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    ABSTRACT: Spatio-temporal characteristics of surface ozone (O3) variations over South Korea are investigated with consideration of meteorological factors and time-scales based on the Kolmogorov-Zurbenko filter (KZ-filter), using measurement data at 124 air quality monitoring sites and 72 weather stations for the 12 yr period of 1999-2010. In general, O3 levels at coastal cities are high due to dynamic effects of the sea breeze while those at the inland and Seoul Metropolitan Area (SMA) cities are low due to the NOx titration by local precursor emissions. We examine the meteorological influences on the O3 using a combined analysis of the KZ-filter and linear regressions between O3 and meteorological variables. We decomposed O3 time-series at each site into short-term, seasonal, and long-term components by the KZ-filter and regressed them on meteorological variables. Impact of temperature on the O3 levels is significantly high in the highly populated SMA and inland region while that is low in the coastal region. In particular, the probability of high-O3 occurrence doubled with 4 °C of temperature increase in the SMA during high-O3 months (May to October). It implies that those regions will experience frequent high-O3 events in the future warming climate. In terms of short-term variation, distribution of high-O3 probability classified by wind direction shows the effect of both local precursor emissions and long-range transport from China. In terms of long-term variation, the O3 concentrations have increased by +0.26 ppbv yr-1 on nationwide average, but their trends show large spatial variability. Additional statistical analysis of the singular value decomposition further reveals that the long-term temporal evolution of O3 is similar to that of the nitrogen dioxide measurement although the spatial distributions of their trends are different. This study would be helpful as a reference for diagnostics and evaluation of regional- and local-scale O3 and climate simulations and a guide to appropriate O3 control policy in South Korea.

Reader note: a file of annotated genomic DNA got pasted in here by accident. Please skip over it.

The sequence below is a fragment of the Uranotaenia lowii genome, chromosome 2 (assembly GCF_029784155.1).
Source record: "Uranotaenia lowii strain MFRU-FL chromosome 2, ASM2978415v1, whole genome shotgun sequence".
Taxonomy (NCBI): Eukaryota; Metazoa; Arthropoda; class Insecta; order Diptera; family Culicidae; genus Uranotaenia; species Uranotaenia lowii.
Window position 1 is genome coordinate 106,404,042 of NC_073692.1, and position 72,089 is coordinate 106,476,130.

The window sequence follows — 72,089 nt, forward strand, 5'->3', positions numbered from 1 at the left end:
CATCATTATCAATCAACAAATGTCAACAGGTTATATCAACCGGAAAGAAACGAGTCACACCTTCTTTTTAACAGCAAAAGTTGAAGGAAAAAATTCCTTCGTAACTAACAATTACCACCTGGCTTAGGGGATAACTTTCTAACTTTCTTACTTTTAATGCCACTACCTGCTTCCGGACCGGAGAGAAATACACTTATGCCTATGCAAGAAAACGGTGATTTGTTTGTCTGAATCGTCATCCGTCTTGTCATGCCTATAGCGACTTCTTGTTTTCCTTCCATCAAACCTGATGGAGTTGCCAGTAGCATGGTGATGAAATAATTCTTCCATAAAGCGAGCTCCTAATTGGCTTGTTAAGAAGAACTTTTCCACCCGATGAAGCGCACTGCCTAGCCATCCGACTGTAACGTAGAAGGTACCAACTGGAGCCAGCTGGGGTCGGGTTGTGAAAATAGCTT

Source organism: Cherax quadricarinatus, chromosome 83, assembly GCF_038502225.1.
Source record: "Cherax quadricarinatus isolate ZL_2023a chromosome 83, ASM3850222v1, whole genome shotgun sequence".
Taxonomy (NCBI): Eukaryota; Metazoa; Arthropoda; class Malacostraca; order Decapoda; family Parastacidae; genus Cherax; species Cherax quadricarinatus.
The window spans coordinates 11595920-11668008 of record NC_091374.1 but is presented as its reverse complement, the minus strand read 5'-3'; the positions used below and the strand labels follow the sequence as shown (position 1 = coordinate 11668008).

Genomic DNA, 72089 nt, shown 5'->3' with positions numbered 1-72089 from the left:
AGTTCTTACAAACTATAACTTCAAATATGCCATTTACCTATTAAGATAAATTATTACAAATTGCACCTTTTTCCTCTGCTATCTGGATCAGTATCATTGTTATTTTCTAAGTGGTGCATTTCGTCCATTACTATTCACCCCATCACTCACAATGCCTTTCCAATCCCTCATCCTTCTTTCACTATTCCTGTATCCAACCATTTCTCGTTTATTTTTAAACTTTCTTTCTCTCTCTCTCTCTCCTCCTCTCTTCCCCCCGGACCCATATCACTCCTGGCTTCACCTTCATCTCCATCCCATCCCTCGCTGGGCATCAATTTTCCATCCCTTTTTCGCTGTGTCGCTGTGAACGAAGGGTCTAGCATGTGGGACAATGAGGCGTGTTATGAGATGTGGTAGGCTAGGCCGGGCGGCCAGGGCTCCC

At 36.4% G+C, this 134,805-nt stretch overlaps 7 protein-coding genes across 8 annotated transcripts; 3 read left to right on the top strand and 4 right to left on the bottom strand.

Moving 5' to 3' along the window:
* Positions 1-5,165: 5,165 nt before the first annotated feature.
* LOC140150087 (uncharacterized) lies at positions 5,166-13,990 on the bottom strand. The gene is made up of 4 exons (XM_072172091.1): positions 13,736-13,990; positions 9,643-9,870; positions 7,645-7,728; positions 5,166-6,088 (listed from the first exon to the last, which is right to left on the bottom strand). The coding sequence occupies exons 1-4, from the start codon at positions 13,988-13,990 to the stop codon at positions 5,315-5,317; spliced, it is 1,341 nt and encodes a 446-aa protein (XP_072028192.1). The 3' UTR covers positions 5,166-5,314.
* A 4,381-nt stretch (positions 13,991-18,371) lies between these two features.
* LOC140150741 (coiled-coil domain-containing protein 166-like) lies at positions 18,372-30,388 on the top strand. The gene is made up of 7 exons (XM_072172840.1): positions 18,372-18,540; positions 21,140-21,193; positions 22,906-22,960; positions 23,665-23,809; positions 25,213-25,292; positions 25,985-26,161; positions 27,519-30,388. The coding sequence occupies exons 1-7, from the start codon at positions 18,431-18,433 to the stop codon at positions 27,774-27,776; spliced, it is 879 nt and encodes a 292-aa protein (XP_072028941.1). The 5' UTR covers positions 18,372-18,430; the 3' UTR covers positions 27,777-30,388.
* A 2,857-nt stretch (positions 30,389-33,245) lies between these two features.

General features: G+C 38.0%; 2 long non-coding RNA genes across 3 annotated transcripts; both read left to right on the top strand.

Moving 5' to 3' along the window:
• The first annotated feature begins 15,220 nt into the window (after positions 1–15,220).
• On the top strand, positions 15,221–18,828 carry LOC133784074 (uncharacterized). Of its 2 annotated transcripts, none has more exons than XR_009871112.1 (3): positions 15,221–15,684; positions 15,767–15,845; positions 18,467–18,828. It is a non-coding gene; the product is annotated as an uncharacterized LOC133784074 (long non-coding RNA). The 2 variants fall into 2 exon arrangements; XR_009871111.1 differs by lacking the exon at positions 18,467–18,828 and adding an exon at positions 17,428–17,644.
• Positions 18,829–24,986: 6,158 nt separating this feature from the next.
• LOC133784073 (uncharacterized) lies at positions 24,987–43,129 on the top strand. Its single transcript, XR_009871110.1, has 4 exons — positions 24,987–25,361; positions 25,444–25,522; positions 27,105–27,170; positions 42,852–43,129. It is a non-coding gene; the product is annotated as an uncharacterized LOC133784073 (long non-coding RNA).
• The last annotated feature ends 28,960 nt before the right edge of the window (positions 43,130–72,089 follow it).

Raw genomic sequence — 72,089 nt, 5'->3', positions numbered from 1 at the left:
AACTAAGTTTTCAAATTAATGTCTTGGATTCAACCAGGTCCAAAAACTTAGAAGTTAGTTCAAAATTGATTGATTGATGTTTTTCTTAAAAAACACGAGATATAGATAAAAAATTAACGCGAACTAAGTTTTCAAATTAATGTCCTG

Atmospheric Chemistry and Physics 12/2013; 14(1). · 5.51 Impact Factor